Moreover, the vast majority of people do not simply put all of their wealth into the market at one point and exit at another. Most people receive money over time, and by necessity can only invest small amounts spread out over this time. By contributing incrementally to an investment over time, your chance of picking the very worst times to enter and exit are greatly reduced, and you have a much greater chance of matching the long-term market average.




There are fancy computer models called “Monte Carlo Simulations” which calculate the probabilities of investment returns for investing and withdrawing specific amounts of money over time based on historic behavior of markets like this one. For simplicity though, let’s make some broad generalizations based on historical evidence. Assuming the characteristics of future stock market returns are close to what has been experienced in the past, over a period of investing for ten years or more (the longer the better) in a low cost index fund tracking the S&P 500, you would almost certainly have gains, most likely in the range of 5% to 13% annually, averaged over the entire period. This return would, probably, beat the majority of active funds, and the vast majority of all other investors.




Don’t Just Buy The Top Performing Funds

What about those few funds and investment managers who have beaten the broad market index over many years, and why not invest with them? There has been a lot of academic research done trying to figure out how to do this, and the evidence suggests that there is no consistent, reliable way to predict who will beat the market average.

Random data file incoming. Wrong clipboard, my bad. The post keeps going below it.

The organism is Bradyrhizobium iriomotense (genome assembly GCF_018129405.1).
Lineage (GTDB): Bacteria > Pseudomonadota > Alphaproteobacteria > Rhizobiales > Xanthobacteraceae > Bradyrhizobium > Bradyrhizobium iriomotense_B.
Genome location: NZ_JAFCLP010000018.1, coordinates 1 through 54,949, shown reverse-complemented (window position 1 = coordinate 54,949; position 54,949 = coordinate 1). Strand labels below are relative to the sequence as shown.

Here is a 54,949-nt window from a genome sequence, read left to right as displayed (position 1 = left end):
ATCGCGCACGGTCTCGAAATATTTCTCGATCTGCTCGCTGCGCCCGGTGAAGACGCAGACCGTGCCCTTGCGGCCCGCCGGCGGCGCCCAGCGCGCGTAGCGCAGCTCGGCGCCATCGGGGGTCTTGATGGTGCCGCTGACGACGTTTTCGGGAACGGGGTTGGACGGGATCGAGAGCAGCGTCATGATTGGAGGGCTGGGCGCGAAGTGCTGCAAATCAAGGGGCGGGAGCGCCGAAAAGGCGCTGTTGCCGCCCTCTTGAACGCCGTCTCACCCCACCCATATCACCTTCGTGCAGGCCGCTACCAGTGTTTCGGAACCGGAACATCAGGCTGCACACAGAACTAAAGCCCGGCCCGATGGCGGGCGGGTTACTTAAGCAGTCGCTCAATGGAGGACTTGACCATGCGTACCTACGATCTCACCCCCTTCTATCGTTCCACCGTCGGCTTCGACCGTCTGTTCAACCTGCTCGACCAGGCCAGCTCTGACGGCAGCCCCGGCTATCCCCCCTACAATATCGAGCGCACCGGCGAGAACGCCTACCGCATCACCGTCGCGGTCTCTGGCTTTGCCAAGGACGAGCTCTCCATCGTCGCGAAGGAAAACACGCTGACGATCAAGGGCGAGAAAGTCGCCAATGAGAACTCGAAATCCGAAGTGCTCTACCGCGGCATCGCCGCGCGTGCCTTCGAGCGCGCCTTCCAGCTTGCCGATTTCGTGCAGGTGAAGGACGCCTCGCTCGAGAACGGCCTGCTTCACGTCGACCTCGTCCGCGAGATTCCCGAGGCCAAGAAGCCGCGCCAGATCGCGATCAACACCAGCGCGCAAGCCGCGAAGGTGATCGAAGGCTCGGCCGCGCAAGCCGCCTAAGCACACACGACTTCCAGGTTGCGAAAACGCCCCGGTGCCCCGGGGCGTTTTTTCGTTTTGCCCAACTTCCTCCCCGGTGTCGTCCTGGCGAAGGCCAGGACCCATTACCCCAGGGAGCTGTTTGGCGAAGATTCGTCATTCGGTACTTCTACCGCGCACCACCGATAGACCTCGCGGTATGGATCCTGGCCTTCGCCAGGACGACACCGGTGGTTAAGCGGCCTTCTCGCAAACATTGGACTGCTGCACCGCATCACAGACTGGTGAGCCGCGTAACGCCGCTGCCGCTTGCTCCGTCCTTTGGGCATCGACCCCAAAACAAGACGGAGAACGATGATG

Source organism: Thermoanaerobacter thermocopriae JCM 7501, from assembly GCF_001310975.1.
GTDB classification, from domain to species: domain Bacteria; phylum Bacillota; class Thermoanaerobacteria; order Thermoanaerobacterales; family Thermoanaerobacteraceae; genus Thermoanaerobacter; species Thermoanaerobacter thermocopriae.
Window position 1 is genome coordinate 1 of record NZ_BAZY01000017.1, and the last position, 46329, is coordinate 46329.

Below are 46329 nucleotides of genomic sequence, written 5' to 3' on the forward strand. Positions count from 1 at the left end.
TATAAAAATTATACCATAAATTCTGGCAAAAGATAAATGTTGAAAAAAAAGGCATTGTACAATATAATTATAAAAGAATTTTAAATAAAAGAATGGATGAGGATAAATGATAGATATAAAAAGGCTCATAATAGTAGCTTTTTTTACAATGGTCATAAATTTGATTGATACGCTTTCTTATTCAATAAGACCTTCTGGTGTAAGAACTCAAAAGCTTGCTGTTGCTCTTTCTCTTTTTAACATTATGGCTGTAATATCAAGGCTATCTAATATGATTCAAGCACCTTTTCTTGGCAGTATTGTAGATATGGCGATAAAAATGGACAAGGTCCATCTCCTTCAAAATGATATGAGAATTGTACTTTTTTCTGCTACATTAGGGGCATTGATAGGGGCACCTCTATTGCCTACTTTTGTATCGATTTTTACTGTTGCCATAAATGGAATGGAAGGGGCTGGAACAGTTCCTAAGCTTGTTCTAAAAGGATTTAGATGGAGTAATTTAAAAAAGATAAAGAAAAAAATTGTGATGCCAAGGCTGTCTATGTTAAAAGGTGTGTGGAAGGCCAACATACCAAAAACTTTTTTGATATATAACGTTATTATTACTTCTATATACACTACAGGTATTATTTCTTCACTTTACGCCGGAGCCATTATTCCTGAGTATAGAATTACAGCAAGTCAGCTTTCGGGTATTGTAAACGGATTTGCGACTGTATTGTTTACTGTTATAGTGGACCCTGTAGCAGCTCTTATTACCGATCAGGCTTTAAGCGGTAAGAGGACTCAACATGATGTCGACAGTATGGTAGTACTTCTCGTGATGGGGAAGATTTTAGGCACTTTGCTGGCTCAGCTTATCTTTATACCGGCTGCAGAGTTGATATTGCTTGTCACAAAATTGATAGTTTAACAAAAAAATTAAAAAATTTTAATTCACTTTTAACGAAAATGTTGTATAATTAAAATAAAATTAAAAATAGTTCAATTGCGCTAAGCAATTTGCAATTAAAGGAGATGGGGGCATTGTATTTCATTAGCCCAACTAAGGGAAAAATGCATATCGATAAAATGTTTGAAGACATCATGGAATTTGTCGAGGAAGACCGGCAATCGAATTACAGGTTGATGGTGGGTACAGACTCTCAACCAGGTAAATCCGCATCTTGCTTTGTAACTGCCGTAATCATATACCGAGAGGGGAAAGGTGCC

Many studies have been conducted to determine how to predict which investment funds will outperform. So far, the only factor found useful in predicting performance is costs - the lower a fund’s costs, the more of your money stays in the fund and grows. By the very nature of random luck, a few high cost, actively managed funds and investment managers will perform better than the market average for any given time period, but what are the odds you or I, or even a team of market researchers, could pick them? Not very high, as the evidence shows.



Keep in mind that by investing in a low cost index fund you will not have much of a chance of making big gains quickly, and its value can drop substantially over a short period of time. However, if your goal is to save and invest over ten years or more and achieve the highest chance of positive returns, a low cost, stock market index fund is your best choice. This way, you can stop losing money, and make the best decisions to help you achieve your financial goals!


Questions to consider:


1. How much money do you have in savings that you are not very likely to need for at least ten years? Keep in mind that index funds are quite liquid, and you can get your money back in less than two weeks if you need it for some emergency.

2. How much can you save a little every month to invest for ten years or more?

3. Would you be comfortable knowing that the value of your investment might drop by 20%-60% sometime during that ten year period, even though there is a good chance that it will have an overall annual return of 5% or greater for the entire period? Keep this in mind - with an annual return of 7.2% your money will double in ten years.

4. Are you interested in more specific information on investing in low cost index funds and overcoming biases which lead to poor financial decision-making? If you are, I will have more articles on evidence-based financial decision-making and investing available through Intentional Insights.